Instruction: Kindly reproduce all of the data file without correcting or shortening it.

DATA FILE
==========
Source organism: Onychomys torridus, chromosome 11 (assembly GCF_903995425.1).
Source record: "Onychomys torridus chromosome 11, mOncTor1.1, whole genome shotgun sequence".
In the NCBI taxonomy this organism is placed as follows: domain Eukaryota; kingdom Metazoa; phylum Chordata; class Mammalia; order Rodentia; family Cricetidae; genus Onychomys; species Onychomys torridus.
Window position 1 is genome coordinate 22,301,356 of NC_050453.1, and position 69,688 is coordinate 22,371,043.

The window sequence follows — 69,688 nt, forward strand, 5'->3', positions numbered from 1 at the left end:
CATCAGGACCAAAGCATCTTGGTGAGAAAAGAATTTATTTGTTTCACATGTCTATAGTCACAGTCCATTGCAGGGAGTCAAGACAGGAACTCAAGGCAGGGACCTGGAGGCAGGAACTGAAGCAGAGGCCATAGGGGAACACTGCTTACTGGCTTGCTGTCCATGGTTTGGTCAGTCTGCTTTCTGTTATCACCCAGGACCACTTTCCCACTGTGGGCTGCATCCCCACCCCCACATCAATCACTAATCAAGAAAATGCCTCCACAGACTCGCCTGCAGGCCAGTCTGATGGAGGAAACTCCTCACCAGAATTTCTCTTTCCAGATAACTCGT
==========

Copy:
Source organism: Onychomys torridus, chromosome 11 (assembly GCF_903995425.1).
Source record: "Onychomys torridus chromosome 11, mOncTor1.1, whole genome shotgun sequence".
In the NCBI taxonomy this organism is placed as follows: domain Eukaryota; kingdom Metazoa; phylum Chordata; class Mammalia; order Rodentia; family Cricetidae; genus Onychomys; species Onychomys torridus.
Window position 1 is genome coordinate 22,301,356 of NC_050453.1, and position 69,688 is coordinate 22,371,043.

The window sequence follows — 69,688 nt, forward strand, 5'->3', positions numbered from 1 at the left end:
CATCAGGACCAAAGCATCTTGGTGAGAAAAGAATTTATTTGTTTCACATGTCTATAGTCACAGTCCATTGCAGGGAGTCAAGACAGGAACTCAAGGCAGGGACCTGGAGGCAGGAACTGAAGCAGAGGCCATAGGGGAACACTGCTTACTGGCTTGCTGTCCATGGTTTGGTCAGTCTGCTTTCTGTTATCACCCAGGACCACTTTCCCACTGTGGGCTGCATCCCCACCCCCACATCAATCACTAATCAAGAAAATGCCTCCACAGACTCGCCTGCAGGCCAGTCTGATGGAGGAAACTCCTCACCAGAATTTCTCTTTCCAGATAACTCGT